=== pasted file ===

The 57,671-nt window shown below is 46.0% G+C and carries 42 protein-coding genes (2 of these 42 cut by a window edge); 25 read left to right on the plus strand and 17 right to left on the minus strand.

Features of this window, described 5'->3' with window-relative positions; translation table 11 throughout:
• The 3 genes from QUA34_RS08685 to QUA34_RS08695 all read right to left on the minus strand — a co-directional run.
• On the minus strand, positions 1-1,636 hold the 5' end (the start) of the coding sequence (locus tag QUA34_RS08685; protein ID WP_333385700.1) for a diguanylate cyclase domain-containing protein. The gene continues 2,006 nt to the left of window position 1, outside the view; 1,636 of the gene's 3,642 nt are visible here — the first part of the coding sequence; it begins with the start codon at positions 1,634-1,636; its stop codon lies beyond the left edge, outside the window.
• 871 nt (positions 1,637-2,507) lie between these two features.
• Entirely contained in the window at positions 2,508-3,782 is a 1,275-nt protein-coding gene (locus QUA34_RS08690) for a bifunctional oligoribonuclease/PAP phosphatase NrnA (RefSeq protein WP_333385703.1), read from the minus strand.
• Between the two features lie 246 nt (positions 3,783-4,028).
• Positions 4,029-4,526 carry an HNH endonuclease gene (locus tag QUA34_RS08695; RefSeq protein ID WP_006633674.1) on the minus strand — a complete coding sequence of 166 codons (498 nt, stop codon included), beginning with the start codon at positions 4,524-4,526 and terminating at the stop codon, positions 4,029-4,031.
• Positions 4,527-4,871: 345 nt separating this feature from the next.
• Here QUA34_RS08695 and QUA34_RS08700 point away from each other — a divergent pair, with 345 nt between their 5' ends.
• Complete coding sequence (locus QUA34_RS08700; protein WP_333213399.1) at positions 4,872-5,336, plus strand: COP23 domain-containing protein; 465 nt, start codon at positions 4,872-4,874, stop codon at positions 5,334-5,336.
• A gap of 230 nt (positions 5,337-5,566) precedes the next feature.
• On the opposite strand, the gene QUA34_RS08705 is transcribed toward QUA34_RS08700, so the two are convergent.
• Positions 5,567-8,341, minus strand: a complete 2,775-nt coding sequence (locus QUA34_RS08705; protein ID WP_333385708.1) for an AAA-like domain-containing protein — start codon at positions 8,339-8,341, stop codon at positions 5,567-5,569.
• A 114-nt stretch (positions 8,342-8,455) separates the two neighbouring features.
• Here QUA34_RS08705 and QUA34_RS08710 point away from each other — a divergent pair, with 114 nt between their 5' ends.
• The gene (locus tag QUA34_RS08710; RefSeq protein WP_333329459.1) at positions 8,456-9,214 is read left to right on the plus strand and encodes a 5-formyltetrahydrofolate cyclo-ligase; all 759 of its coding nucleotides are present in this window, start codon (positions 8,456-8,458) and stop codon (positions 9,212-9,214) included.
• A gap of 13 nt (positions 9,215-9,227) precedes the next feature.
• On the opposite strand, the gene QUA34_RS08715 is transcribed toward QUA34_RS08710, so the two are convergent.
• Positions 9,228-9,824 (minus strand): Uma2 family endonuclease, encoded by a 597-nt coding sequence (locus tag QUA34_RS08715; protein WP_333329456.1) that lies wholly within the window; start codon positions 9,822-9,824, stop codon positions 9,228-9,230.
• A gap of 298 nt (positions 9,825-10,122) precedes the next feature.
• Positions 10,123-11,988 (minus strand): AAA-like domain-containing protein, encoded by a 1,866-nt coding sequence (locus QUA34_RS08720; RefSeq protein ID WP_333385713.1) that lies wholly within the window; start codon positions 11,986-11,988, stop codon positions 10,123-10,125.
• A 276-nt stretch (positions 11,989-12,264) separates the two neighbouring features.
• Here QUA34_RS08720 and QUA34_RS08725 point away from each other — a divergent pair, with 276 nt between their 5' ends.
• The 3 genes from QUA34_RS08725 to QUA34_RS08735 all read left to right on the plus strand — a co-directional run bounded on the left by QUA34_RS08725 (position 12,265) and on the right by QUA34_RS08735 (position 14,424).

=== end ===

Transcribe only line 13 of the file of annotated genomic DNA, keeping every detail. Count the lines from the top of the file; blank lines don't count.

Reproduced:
• On the opposite strand, the gene QUA34_RS08705 is transcribed toward QUA34_RS08700, so the two are convergent.